Tag Archives: Charles P. Rogers
Post by Alison Hein.
Even though we like to stay in our PJs and lounge about in the bedroom all day, we recognize there are times when you need to stretch your legs and visit other parts of the house. That’s why we thought it might be fun to get you up and out once in awhile with a brunch recipe. J
If you are familiar with white asparagus, you will know it is exactly the same as green asparagus with one major exception – it is grown under mounded earth dams which prevents chlorophyll from developing and keeps the stalks white.
White asparagus also has a deep, mellow flavor and can be served in many forms. It’s delightful simply steamed and drizzled with butter or hollandaise. Delicious served cold in a niçoise-style salad, tucked neatly into a cheesy omelet, or puréed into a fragrant cream soup.
There is, however, one cardinal rule about this mysterious vegetable – you absolutely MUST peel the woody skins from the stalks for every preparation. This sounds tedious, I know, but once you get the hang of it the work goes fast. It takes a little patience, and a firm but delicate touch.
This soup is a favorite of ours and a surprise for guests. I always retain a few asparagus tips for garnish, and mix up a tangy Horseradish Cream Sauce for a little added kick.
3 pounds white asparagus
4 tablespoons butter
1 shallot, chopped
⅓ cup flour
1 package (32 oz.) vegetable broth
½ cup white wine
¼ teaspoon salt
¼ teaspoon white pepper
Dash nutmeg (optional)
1 cup heavy cream
3 tablespoons sour cream
1 tablespoon creamy horseradish
Chopped fresh parsley, for garnish
Cut off bottom inch of asparagus stems and discard. To peel skins, lay each spear on a flat surface. Peel one at a time using vegetable peeler. Gently hold asparagus tip, start about one inch below tip, peel off skin and discard. Coarsely chop asparagus spears and set aside. If desired, retain about 12 to 18 spear tips to be cooked separately and used as garnish.
Melt butter in a heavy saucepan over medium heat. Add shallot and sauté until soft, about 3 to 4 minutes, stirring occasionally. Stir in flour. Gradually add broth, stirring into flour mixture until smooth. Add wine, asparagus, salt, pepper, and nutmeg. Bring to a boil. Reduce heat, cover and simmer for about 25 to 30 minutes.
In separate small saucepan, simmer reserved asparagus tips in lightly salted water until tender, or about 10 minutes. Set aside.
Stir in heavy cream. Lightly puree in blender or food processor.
To make Horseradish Cream, mix sour cream and creamy horseradish together in a small bowl.
Serve soup warm, garnished with Horseradish Cream, reserved asparagus tips and chopped parsley.
Makes approximately 6 1-cup servings.
Post by Tracy Kaler.
We’re in the middle of a winter frenzy, at least in much of the US, so why not bring the theme into our bedrooms?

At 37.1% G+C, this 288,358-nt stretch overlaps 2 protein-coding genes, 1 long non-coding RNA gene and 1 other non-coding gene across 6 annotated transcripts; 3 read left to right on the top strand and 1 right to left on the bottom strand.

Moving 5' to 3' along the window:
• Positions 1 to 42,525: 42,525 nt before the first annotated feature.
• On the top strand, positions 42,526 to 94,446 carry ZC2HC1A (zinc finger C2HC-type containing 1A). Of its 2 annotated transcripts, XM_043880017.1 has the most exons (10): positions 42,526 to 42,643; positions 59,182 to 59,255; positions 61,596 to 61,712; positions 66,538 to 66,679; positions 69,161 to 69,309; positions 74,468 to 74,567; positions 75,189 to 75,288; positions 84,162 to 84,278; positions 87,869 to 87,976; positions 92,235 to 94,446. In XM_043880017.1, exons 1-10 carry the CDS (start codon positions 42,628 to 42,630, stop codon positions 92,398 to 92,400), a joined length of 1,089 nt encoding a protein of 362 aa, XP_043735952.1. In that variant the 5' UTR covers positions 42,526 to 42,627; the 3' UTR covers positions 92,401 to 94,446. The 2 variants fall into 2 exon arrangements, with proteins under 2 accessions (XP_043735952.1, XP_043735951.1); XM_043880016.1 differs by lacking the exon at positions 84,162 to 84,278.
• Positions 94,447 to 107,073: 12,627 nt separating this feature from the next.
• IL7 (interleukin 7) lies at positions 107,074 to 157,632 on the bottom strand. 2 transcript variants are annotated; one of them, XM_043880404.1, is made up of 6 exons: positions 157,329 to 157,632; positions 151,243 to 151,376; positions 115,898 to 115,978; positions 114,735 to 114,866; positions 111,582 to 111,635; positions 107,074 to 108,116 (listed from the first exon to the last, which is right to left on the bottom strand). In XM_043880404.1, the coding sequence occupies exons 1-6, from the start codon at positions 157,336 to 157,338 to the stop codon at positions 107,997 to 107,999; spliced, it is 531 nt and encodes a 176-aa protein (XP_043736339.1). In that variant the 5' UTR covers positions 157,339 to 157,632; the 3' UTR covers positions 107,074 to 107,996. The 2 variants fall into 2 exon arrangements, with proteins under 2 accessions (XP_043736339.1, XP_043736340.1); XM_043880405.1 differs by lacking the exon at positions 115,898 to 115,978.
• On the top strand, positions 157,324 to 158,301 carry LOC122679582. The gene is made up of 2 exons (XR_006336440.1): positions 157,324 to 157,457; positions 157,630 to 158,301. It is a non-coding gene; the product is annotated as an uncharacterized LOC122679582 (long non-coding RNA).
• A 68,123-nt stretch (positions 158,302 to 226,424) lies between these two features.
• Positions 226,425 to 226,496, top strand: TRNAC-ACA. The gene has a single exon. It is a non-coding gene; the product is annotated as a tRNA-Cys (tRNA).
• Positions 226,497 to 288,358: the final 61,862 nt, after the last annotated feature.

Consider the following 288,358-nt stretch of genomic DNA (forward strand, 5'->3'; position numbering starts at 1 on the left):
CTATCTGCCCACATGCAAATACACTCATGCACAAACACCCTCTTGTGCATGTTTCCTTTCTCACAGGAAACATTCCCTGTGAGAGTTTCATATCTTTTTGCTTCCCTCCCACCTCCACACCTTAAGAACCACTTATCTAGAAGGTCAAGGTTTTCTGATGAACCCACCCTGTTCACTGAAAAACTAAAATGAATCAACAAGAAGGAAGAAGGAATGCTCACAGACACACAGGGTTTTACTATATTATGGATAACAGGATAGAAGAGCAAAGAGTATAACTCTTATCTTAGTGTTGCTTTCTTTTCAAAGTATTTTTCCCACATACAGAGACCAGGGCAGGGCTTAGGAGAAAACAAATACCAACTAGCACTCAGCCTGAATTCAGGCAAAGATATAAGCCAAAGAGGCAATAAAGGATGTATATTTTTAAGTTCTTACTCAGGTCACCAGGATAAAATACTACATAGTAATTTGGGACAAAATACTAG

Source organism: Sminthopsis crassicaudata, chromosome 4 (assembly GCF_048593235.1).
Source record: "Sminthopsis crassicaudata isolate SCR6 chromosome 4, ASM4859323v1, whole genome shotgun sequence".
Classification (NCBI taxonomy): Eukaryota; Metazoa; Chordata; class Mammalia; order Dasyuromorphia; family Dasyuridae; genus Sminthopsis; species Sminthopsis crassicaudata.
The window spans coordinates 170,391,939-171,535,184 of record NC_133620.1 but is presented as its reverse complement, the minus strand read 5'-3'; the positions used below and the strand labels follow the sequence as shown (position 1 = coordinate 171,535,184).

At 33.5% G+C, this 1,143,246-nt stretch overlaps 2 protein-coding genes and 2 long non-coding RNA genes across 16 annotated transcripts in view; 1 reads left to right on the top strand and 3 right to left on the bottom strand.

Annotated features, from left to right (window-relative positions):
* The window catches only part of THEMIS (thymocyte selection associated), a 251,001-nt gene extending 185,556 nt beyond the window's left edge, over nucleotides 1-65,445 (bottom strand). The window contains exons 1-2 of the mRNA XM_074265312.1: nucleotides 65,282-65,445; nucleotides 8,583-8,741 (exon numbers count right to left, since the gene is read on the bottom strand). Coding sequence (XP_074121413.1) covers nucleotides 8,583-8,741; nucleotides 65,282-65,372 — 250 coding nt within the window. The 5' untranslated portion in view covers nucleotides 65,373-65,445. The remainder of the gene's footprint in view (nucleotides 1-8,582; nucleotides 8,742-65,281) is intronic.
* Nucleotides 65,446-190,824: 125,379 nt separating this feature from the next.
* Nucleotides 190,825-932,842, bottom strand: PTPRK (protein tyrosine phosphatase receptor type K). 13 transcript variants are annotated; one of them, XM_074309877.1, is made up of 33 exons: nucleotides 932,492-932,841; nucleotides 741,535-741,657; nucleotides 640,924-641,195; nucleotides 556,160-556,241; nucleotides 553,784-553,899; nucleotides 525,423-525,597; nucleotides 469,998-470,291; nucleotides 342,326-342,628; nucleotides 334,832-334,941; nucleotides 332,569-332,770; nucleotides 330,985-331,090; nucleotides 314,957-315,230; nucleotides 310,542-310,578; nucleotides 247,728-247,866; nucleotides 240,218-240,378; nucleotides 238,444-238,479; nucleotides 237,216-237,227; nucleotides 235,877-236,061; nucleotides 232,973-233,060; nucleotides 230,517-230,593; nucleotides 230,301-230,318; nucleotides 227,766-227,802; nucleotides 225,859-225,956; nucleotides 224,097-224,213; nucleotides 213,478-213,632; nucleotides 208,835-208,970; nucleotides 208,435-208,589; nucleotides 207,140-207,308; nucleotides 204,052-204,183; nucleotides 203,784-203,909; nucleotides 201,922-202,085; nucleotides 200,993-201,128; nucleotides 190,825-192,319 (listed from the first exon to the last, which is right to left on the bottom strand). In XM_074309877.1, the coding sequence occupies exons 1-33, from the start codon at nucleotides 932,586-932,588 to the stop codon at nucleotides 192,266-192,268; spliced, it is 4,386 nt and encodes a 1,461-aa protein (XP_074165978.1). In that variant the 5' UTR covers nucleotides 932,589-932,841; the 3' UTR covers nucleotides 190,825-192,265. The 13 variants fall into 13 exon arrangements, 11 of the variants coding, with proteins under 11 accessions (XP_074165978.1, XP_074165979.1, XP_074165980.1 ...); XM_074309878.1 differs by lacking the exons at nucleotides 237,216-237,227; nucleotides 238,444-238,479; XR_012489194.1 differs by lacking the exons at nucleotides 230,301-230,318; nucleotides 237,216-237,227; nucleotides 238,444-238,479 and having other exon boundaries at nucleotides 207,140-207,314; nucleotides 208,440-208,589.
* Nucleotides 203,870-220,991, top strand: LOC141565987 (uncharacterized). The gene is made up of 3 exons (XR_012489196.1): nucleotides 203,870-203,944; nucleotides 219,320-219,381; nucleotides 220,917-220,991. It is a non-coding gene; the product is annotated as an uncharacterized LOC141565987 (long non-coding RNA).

Decorating with shades of white and cream can give you the opportunity to refresh your space with the seasons. Depending on textures and accents, white can be wintry during December, January, and February, but it can be summery in June, July, and August.
Unless you have a fear of white, consider borrowing some of these design concepts to create your very own winter-white bedroom.
This gorgeous bedroom with shades of cream and beige remains mostly neutral but adds a punch of magenta in the throw pillows, drapery lining, and area rug. Notice the ivory sheers under the drapes, as well as the textured throw tossed haphazardly on the bed. What a stunning space and it boasts a balcony too.
White and taupe balance each other well, and black adds the right amount of accent in this Scandinavian-style bedroom in Denver. A collection of poufs and the suspended chair add an element of whimsy to the otherwise sophisticated design.
Silk wallpaper, velvet wall panels, and sumptuous bedding give this bedroom a luxurious feel. This space is decorated from head to toe in winter white (minus the black legs on furniture), and it’s absolutely fabulous.
A Philadelphia bedroom goes modern using off-white matelassé, shag, and casual cotton. Light-colored wood keeps the room feeling casual yet chic.
Post by Alison Hein.
Just last week, I had a long, fascinating conversation with my friend Tim who works for Charles P. Rogers – all about oatmeal!
“You need to do more with savory oatmeal dishes,” Tim said.
“Hmmm,” I stalled. “But I don’t really care for savory oatmeal.”
“That’s okay, but I want to get my kids to eat more oatmeal. It’s good for your health – you know, blood pressure, cholesterol – all that good stuff.”
“Well,” I said. “You’ve got to use the slow cook oats. Steel cut oats are very good. How about with a little cinnamon and fresh ground nutmeg? And, have you tried cooking your oatmeal overnight in a crock pot?”